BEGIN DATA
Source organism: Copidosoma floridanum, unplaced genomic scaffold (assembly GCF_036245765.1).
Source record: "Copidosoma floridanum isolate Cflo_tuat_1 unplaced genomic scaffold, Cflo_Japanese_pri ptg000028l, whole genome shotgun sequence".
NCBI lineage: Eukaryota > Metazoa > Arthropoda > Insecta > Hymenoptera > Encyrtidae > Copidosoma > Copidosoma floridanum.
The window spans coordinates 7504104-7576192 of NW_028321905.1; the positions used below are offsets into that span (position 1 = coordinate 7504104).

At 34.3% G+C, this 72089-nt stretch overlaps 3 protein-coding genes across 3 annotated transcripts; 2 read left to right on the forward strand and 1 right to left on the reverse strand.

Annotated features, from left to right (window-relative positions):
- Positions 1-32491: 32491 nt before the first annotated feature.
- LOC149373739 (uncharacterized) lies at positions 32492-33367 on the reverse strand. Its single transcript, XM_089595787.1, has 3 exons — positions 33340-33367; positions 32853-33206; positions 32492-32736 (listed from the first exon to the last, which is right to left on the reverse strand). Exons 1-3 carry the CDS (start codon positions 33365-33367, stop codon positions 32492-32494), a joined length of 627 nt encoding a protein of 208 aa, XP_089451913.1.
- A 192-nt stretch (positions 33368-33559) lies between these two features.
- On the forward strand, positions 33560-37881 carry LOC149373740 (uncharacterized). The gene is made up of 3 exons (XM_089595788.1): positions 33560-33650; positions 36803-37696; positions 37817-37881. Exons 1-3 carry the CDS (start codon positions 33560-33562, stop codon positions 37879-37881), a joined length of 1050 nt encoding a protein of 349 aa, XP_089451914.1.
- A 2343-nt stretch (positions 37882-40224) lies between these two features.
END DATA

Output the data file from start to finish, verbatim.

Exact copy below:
Source organism: Copidosoma floridanum, unplaced genomic scaffold (assembly GCF_036245765.1).
Source record: "Copidosoma floridanum isolate Cflo_tuat_1 unplaced genomic scaffold, Cflo_Japanese_pri ptg000028l, whole genome shotgun sequence".
NCBI lineage: Eukaryota > Metazoa > Arthropoda > Insecta > Hymenoptera > Encyrtidae > Copidosoma > Copidosoma floridanum.
The window spans coordinates 7504104-7576192 of NW_028321905.1; the positions used below are offsets into that span (position 1 = coordinate 7504104).

At 34.3% G+C, this 72089-nt stretch overlaps 3 protein-coding genes across 3 annotated transcripts; 2 read left to right on the forward strand and 1 right to left on the reverse strand.

Annotated features, from left to right (window-relative positions):
- Positions 1-32491: 32491 nt before the first annotated feature.
- LOC149373739 (uncharacterized) lies at positions 32492-33367 on the reverse strand. Its single transcript, XM_089595787.1, has 3 exons — positions 33340-33367; positions 32853-33206; positions 32492-32736 (listed from the first exon to the last, which is right to left on the reverse strand). Exons 1-3 carry the CDS (start codon positions 33365-33367, stop codon positions 32492-32494), a joined length of 627 nt encoding a protein of 208 aa, XP_089451913.1.
- A 192-nt stretch (positions 33368-33559) lies between these two features.
- On the forward strand, positions 33560-37881 carry LOC149373740 (uncharacterized). The gene is made up of 3 exons (XM_089595788.1): positions 33560-33650; positions 36803-37696; positions 37817-37881. Exons 1-3 carry the CDS (start codon positions 33560-33562, stop codon positions 37879-37881), a joined length of 1050 nt encoding a protein of 349 aa, XP_089451914.1.
- A 2343-nt stretch (positions 37882-40224) lies between these two features.